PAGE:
I have put the tear out down to a poor quality router bit, so I have ordered a new down cut spiral bit and am planning to route out the rosette and start again with a slightly wider one. Its extremely frustrating having to scrap the original rosette but If I don’t it will annoy me every time I pick the guitar up.
Hopefully I will get some time over the weekend to install the new rosette and get started on the bracing.
So here are the finished photos of my English Walnut and Cedar 00 sized guitar. I have been playing her for a few weeks now and I am definitely pleased with the sound and am really looking forward for the sound to develop in the coming months.
I have used a new headstock shape on this build, and I will be utilising this design on future builds.
So just as a recap here are the specs
- 14 fret 633mm scale length
- English Walnut back and sides
- Western Red Cedar soundboard
- English Walnut Headstock overlay
- Mahogany 3 piece laminated neck
- English Walnut binding with sycamore purfling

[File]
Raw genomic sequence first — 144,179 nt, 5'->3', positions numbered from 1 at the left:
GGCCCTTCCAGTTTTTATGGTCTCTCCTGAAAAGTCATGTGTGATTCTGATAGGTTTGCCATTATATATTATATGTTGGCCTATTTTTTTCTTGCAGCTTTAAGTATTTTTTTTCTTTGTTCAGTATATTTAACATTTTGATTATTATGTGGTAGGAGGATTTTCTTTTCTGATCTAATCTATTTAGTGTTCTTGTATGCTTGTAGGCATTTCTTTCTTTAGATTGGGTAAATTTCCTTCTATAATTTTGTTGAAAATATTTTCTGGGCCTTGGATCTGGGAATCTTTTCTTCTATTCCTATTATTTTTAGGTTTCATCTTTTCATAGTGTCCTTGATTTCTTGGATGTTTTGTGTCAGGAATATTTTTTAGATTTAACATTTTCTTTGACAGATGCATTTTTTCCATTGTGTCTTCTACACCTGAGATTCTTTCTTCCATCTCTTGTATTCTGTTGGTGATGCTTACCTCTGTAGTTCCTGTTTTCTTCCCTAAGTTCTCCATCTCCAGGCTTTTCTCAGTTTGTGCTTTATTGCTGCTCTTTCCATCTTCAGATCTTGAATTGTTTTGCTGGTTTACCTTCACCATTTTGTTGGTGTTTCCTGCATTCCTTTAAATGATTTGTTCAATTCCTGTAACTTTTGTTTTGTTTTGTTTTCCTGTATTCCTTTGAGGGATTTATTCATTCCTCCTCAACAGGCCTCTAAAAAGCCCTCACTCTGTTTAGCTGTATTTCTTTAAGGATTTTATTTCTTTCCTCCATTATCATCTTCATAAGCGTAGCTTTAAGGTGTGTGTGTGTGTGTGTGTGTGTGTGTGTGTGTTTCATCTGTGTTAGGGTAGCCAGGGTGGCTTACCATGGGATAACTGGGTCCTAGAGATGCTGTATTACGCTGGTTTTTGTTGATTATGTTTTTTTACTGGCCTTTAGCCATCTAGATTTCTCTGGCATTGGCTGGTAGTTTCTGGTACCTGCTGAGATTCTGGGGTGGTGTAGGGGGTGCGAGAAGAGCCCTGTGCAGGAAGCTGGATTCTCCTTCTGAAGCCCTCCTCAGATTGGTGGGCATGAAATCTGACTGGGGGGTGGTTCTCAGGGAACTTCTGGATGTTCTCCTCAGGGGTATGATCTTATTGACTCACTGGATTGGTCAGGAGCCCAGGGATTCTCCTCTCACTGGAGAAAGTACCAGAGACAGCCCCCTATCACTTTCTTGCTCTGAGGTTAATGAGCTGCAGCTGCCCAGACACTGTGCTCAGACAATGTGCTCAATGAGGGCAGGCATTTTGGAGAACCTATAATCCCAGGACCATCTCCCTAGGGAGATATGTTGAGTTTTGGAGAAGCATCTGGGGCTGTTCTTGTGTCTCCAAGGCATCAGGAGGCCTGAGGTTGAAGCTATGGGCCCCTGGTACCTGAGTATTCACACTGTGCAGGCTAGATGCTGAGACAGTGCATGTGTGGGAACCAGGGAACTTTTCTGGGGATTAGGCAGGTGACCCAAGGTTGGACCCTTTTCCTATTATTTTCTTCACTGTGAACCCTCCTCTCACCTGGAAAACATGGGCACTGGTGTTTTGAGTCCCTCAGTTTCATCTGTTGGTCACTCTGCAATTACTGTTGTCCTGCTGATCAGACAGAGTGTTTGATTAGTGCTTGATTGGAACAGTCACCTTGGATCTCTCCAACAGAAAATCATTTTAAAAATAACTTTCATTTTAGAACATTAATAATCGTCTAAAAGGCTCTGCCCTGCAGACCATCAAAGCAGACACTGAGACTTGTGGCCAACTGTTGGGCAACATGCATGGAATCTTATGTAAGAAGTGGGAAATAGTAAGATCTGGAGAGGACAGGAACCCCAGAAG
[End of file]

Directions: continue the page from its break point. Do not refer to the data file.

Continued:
- Bog Oak fretboard and bridge
I strung up the Walnut and cedar guitar for the first time last night, and I am very happy with the sound, I have only managed a quick play so far and she has not yet had the saddle cut and a set-up but it’s looking very promising.
Just waiting on some micro mesh sandpaper so that I can polish off the finish. Pictures coming soon.
I am getting closer to the finishing line with my walnut and cedar 00 and am now in the process of applying the finish.
Woods such as Walnut need to have their pores filled, to do this I decided to use egg whites again, which I applied by dipping a piece of 240 grit sandpaper into the egg whites and then sanding the back and sides of the guitar to create a slurry which is then pushed into to pores. After the egg whites have dried, the guitar body needs to be sanded back level so that the filler is just left behind in the pores and the process repeated until all of the pores are filled.
Once the pore filling is complete, it is time to get on with applying the finish which in this case is Liberon Finishing Oil. This will be the third instrument that I have finished in this way and I really like the look of the finished article. The oil is applied using many very thin coats (10-15) that are simply rubbed on with a lint free cloth. At this time of the year, if you are lucky you can get 2 coats done per day, but unfortunately having a day job means that it is only possible to apply a single coat each day. However, I am over half way through the coats.